In a shift with profound implications, the Bush administration is attempting to re-energize its terrorism-fighting war efforts in Afghanistan, the original target of a post-September 11 offensive. America also is refocusing on Pakistan, where a regenerating Al Qaeda is posing fresh threats.
There is growing recognition that America risks further setbacks, if not deepening conflict or even defeat, in Afghanistan, and that success in that country hinges on stopping Pakistan from descending into disorder.
Privately, some senior American military commanders say Pakistan's tribal areas are at the center of the fight against Islamic extremism; more so than Iraq, or even Afghanistan. These areas border on eastern Afghanistan and provide haven for Al Qaeda and Taliban fighters to regroup, rearm, and reorganize.
At a Pentagon news conference last week, Defense Secretary Gates said that while America respects the Pakistani government's right to decide what actions are needed to defeat extremists on its soil, there are reasons to worry that Al Qaeda poses more than an internal threat to Pakistan.
"I think we are all concerned about the re-establishment of Al Qaeda safe havens in the border area," Mr. Gates said. "I think it would be unrealistic to assume that all of the planning that they're doing is focused strictly on Pakistan. So I think that that is a continuing threat to Europe as well as to us."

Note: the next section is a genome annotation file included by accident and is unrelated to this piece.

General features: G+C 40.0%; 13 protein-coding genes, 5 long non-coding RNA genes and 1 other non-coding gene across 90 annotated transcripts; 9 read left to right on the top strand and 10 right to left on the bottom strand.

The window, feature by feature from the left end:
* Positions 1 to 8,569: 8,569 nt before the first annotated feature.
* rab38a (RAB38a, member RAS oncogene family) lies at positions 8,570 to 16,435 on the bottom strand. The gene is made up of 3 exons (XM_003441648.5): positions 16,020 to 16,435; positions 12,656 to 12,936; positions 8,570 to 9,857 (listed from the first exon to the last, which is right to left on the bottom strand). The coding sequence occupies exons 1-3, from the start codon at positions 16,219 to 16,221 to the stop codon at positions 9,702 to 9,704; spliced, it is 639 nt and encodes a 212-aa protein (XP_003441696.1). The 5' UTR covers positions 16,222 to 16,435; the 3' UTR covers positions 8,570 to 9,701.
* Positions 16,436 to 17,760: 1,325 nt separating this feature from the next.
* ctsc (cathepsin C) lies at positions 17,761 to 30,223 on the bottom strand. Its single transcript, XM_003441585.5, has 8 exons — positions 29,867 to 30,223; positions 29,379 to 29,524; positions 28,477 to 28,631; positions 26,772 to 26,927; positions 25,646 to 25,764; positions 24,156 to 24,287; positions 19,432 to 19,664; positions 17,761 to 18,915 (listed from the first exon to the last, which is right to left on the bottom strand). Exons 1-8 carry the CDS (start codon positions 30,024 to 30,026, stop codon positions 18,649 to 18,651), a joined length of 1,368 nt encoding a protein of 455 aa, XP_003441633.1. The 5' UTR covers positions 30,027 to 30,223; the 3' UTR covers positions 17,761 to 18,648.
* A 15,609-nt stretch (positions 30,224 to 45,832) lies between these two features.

The Pentagon says it has fewer than 100 troops in Pakistan, including personnel who are training Pakistan's paramilitary Frontier Corps in the western tribal region along the Afghanistan border.
The American military has used other means, including aerial surveillance by drones, to hunt Osama bin Laden and other senior Al Qaeda leaders believed to be hiding near the Afghan border. Ground troops on the Afghan side sometimes fire artillery across the border at known Taliban or Al Qaeda targets, and American officials have said special operations forces are poised to strike across the border under certain circumstances.
In recent days, administration officials have said they would send more American forces, including small numbers of combat troops, if the Pakistani government decided it wanted to collaborate more closely.
It is far from certain that American combat troops will set foot in Pakistan in any substantial numbers. On Friday, President Musharraf of Pakistan said his country opposes any foreign forces on its soil. "The man in the street will not allow this ó he will come out and agitate," he said.
The top two American intelligence officials made a secret visit to Pakistan in early January to seek Mr. Musharraf's permission for greater involvement of American forces in trying to ferret out Al Qaeda and other militant groups active in the tribal regions, a senior American official said Saturday. Mr. Musharraf was said to have rebuffed an expansion of an American presence in Pakistan at the meeting, either through overt CIA missions or by joint operations with Pakistani security forces.